AARP Eye Center
Like most of us, I rarely think about the fist-sized organ located just left of center in the chest that keeps me alive. A healthy heart pumps five liters of oxygen-rich blood throughout our bodies 70 times in a minute. It’s a workhorse that never gets a rest. But when something goes wrong with our heart, life can radically change for an individual and their family.
More than 30 million Americans suffer from heart disease, making it the leading cause of death in this country. Caregiving for a loved one with heart disease is an important and immense responsibility. As with so many illnesses, it involves caring for the person at home as well as within the medical system at hospitals and clinics. A caregiver needs to understand the heart to make informed and sometimes instant determinations to be able to act meaningfully with the health care team.
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Coronary artery disease, cardiac arrest and congestive heart failure are just a few of the serious issues that can prevent the heart from providing enough oxygen-rich blood to the body, which results in shortness of breath, fluid buildup and damage to other organs. The goal for people suffering heart failure is to try to live in a home setting as long as possible to enjoy everyday normal activities. The natural course of heart disease means people often go through phases of being at home and then cycling back into the hospital setting. In the advanced stages, patients may need more aggressive treatment or hospitalization.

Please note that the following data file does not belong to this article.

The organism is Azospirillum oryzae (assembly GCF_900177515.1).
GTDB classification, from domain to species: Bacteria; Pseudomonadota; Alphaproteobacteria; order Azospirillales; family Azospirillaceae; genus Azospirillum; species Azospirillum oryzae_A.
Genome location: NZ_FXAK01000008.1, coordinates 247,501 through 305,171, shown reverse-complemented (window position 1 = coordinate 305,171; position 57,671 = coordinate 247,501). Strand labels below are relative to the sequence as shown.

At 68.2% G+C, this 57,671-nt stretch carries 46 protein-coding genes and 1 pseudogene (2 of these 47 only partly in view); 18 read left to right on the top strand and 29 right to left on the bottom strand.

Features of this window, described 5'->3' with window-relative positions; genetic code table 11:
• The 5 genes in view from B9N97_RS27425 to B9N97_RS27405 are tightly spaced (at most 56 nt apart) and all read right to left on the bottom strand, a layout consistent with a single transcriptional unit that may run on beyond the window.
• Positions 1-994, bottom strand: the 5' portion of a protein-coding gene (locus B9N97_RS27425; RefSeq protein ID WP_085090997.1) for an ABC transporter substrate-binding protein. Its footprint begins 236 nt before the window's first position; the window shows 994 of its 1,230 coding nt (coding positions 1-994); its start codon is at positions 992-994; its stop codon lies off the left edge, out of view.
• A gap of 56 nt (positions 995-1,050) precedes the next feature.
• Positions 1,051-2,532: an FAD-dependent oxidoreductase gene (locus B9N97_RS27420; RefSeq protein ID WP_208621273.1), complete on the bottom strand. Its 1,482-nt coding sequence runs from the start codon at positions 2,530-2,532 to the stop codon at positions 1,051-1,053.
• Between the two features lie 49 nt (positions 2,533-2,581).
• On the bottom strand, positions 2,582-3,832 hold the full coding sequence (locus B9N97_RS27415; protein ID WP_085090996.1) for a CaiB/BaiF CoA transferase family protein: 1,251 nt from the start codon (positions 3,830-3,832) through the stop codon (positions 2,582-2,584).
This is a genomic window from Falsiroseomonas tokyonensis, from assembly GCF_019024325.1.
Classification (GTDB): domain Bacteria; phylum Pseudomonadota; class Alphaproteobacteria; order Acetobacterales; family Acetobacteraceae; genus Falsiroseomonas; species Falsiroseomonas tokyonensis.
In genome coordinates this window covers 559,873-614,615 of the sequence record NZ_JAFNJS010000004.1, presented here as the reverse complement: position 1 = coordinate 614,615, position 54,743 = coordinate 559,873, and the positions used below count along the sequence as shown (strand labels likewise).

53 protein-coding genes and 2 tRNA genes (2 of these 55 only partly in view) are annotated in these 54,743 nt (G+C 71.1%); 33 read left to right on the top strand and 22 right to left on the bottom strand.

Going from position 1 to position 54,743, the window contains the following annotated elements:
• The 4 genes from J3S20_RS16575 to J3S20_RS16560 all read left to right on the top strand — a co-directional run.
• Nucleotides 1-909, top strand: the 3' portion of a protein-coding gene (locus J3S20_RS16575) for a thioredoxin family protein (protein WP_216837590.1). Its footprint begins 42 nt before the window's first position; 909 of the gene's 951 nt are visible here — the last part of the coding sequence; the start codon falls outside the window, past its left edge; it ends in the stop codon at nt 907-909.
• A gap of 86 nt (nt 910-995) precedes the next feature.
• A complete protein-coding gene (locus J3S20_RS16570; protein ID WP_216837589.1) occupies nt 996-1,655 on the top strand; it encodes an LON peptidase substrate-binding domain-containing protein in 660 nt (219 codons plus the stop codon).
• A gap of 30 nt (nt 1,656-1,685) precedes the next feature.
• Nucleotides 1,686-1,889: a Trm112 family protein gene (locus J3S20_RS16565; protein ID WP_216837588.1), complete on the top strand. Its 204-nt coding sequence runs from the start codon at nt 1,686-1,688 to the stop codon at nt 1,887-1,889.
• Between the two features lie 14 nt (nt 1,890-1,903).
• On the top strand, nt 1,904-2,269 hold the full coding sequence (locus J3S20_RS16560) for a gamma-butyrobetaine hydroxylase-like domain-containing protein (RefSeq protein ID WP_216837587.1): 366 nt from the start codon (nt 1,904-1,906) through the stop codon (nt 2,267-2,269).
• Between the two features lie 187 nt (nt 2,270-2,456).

Caregiver’s link to patient and medical team
The role of the caregiver to a person with advanced heart disease requires interacting with two teams, the home care team and the health care team. The home care team usually consists of the caregiver, family, friends, and possibly a health aide and home health nurses. The health care team consists of doctors, nurses, pharmacists, physical and occupational therapists and, potentially, social workers and counselors.
“[The caregiver] is the most important team member for a person with advanced heart disease,” says J. Shah, M.D., author of Caring for Loved Ones With Heart Disease. They form the link between the two teams and ensure a seamless transition between the two environments, as well as the continuous care with the health care system, pharmacy and medications. He notes in his book that the caregiver also can provide physical, intellectual, emotional and spiritual support and be a friend, nurse, assistant and spokesperson by understanding the person’s priorities, likes and dislikes, their health condition and treatment plan, and the other team members’ roles and responsibilities.
“Recognize that heart disease is a chronic condition with ups and downs. There is no ‘same old same old,’ in heart disease,” Shah says. “You have to cope with daily changes, encouraging self-management one day and stepping in to take control on another. Caregivers who go with the flow and embrace the daily variations of heart disease experience less frustration and cope better.”